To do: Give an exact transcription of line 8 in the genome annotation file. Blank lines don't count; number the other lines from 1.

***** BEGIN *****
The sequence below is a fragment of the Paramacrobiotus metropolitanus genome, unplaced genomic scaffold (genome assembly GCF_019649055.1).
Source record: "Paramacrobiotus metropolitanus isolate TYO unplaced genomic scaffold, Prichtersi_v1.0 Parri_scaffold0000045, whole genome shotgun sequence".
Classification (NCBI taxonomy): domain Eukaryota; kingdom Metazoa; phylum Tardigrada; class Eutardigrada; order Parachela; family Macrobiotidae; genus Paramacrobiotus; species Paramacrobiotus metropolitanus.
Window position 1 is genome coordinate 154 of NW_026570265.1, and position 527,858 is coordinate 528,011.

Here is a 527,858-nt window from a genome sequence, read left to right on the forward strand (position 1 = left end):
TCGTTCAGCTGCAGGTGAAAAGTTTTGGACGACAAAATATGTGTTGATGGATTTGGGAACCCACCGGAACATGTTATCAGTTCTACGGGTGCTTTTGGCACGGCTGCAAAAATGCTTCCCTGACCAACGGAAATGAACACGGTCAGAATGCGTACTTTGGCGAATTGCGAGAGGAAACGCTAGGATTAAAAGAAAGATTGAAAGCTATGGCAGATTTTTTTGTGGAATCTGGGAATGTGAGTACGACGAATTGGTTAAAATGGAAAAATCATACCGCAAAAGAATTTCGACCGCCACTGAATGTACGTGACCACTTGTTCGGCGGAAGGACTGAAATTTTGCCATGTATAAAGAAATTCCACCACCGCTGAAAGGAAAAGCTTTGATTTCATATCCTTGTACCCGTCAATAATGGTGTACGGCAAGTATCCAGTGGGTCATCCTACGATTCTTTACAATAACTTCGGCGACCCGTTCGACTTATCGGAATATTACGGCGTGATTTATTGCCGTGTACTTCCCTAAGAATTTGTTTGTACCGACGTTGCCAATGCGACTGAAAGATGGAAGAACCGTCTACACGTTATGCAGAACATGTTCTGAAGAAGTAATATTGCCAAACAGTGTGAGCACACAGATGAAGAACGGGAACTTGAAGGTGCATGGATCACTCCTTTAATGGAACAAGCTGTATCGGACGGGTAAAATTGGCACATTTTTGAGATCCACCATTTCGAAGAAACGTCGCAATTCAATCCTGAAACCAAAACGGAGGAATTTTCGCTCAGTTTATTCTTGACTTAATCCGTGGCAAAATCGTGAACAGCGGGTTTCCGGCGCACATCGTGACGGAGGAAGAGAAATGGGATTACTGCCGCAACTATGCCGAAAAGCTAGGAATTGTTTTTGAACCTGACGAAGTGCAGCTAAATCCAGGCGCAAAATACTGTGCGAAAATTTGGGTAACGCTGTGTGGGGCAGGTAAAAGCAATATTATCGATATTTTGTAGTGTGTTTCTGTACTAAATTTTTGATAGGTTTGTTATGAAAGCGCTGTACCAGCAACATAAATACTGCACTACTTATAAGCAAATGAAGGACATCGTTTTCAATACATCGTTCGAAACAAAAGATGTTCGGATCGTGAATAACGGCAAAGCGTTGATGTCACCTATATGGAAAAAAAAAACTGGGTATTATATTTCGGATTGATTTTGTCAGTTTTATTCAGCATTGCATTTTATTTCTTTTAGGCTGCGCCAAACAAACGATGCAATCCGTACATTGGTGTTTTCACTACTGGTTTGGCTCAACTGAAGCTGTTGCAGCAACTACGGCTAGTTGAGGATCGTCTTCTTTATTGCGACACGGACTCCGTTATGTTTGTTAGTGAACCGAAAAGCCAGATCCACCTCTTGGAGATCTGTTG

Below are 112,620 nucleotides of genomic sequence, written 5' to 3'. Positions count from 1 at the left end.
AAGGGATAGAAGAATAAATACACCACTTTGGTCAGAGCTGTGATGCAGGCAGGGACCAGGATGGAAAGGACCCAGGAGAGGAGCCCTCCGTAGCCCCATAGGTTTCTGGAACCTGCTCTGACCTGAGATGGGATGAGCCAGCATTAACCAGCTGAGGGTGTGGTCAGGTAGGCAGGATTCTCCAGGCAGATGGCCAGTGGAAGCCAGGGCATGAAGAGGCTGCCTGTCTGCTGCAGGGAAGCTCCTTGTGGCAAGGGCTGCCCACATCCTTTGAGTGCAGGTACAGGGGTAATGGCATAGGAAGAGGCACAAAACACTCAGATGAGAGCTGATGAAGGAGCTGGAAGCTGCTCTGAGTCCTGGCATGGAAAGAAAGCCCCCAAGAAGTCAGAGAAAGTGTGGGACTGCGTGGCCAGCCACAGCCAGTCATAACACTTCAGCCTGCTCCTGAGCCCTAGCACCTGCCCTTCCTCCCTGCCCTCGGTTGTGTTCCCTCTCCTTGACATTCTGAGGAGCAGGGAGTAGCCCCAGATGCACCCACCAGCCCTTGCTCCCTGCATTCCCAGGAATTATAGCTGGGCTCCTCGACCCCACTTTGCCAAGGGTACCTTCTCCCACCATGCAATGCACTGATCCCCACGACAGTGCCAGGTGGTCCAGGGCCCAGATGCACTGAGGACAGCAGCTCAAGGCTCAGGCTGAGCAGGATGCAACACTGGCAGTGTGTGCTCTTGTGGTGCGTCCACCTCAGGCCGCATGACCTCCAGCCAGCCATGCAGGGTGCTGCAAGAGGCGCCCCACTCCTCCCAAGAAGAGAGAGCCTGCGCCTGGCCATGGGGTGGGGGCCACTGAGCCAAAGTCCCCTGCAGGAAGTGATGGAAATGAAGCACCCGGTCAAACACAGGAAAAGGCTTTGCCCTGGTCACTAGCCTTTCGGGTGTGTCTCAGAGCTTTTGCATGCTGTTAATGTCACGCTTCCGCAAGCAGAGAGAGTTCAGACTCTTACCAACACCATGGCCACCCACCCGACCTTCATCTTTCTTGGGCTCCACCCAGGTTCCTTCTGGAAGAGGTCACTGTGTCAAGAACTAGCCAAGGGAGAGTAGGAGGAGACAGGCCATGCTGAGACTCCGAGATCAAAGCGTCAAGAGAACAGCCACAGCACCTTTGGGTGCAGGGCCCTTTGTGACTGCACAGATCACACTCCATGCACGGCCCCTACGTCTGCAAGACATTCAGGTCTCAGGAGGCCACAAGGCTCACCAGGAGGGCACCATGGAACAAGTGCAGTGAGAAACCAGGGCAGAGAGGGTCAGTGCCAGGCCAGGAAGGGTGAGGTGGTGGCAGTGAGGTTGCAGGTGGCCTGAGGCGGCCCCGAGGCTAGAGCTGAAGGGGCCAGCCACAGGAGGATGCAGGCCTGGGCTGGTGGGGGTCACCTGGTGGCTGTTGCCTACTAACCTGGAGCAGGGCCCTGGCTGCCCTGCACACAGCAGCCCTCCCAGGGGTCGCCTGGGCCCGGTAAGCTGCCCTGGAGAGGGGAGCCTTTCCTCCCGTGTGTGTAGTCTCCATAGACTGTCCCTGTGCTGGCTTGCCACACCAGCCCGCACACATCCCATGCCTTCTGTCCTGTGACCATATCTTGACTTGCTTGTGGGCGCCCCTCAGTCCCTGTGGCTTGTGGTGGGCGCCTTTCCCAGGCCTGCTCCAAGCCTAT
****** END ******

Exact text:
AAGGGATAGAAGAATAAATACACCACTTTGGTCAGAGCTGTGATGCAGGCAGGGACCAGGATGGAAAGGACCCAGGAGAGGAGCCCTCCGTAGCCCCATAGGTTTCTGGAACCTGCTCTGACCTGAGATGGGATGAGCCAGCATTAACCAGCTGAGGGTGTGGTCAGGTAGGCAGGATTCTCCAGGCAGATGGCCAGTGGAAGCCAGGGCATGAAGAGGCTGCCTGTCTGCTGCAGGGAAGCTCCTTGTGGCAAGGGCTGCCCACATCCTTTGAGTGCAGGTACAGGGGTAATGGCATAGGAAGAGGCACAAAACACTCAGATGAGAGCTGATGAAGGAGCTGGAAGCTGCTCTGAGTCCTGGCATGGAAAGAAAGCCCCCAAGAAGTCAGAGAAAGTGTGGGACTGCGTGGCCAGCCACAGCCAGTCATAACACTTCAGCCTGCTCCTGAGCCCTAGCACCTGCCCTTCCTCCCTGCCCTCGGTTGTGTTCCCTCTCCTTGACATTCTGAGGAGCAGGGAGTAGCCCCAGATGCACCCACCAGCCCTTGCTCCCTGCATTCCCAGGAATTATAGCTGGGCTCCTCGACCCCACTTTGCCAAGGGTACCTTCTCCCACCATGCAATGCACTGATCCCCACGACAGTGCCAGGTGGTCCAGGGCCCAGATGCACTGAGGACAGCAGCTCAAGGCTCAGGCTGAGCAGGATGCAACACTGGCAGTGTGTGCTCTTGTGGTGCGTCCACCTCAGGCCGCATGACCTCCAGCCAGCCATGCAGGGTGCTGCAAGAGGCGCCCCACTCCTCCCAAGAAGAGAGAGCCTGCGCCTGGCCATGGGGTGGGGGCCACTGAGCCAAAGTCCCCTGCAGGAAGTGATGGAAATGAAGCACCCGGTCAAACACAGGAAAAGGCTTTGCCCTGGTCACTAGCCTTTCGGGTGTGTCTCAGAGCTTTTGCATGCTGTTAATGTCACGCTTCCGCAAGCAGAGAGAGTTCAGACTCTTACCAACACCATGGCCACCCACCCGACCTTCATCTTTCTTGGGCTCCACCCAGGTTCCTTCTGGAAGAGGTCACTGTGTCAAGAACTAGCCAAGGGAGAGTAGGAGGAGACAGGCCATGCTGAGACTCCGAGATCAAAGCGTCAAGAGAACAGCCACAGCACCTTTGGGTGCAGGGCCCTTTGTGACTGCACAGATCACACTCCATGCACGGCCCCTACGTCTGCAAGACATTCAGGTCTCAGGAGGCCACAAGGCTCACCAGGAGGGCACCATGGAACAAGTGCAGTGAGAAACCAGGGCAGAGAGGGTCAGTGCCAGGCCAGGAAGGGTGAGGTGGTGGCAGTGAGGTTGCAGGTGGCCTGAGGCGGCCCCGAGGCTAGAGCTGAAGGGGCCAGCCACAGGAGGATGCAGGCCTGGGCTGGTGGGGGTCACCTGGTGGCTGTTGCCTACTAACCTGGAGCAGGGCCCTGGCTGCCCTGCACACAGCAGCCCTCCCAGGGGTCGCCTGGGCCCGGTAAGCTGCCCTGGAGAGGGGAGCCTTTCCTCCCGTGTGTGTAGTCTCCATAGACTGTCCCTGTGCTGGCTTGCCACACCAGCCCGCACACATCCCATGCCTTCTGTCCTGTGACCATATCTTGACTTGCTTGTGGGCGCCCCTCAGTCCCTGTGGCTTGTGGTGGGCGCCTTTCCCAGGCCTGCTCCAAGCCTAT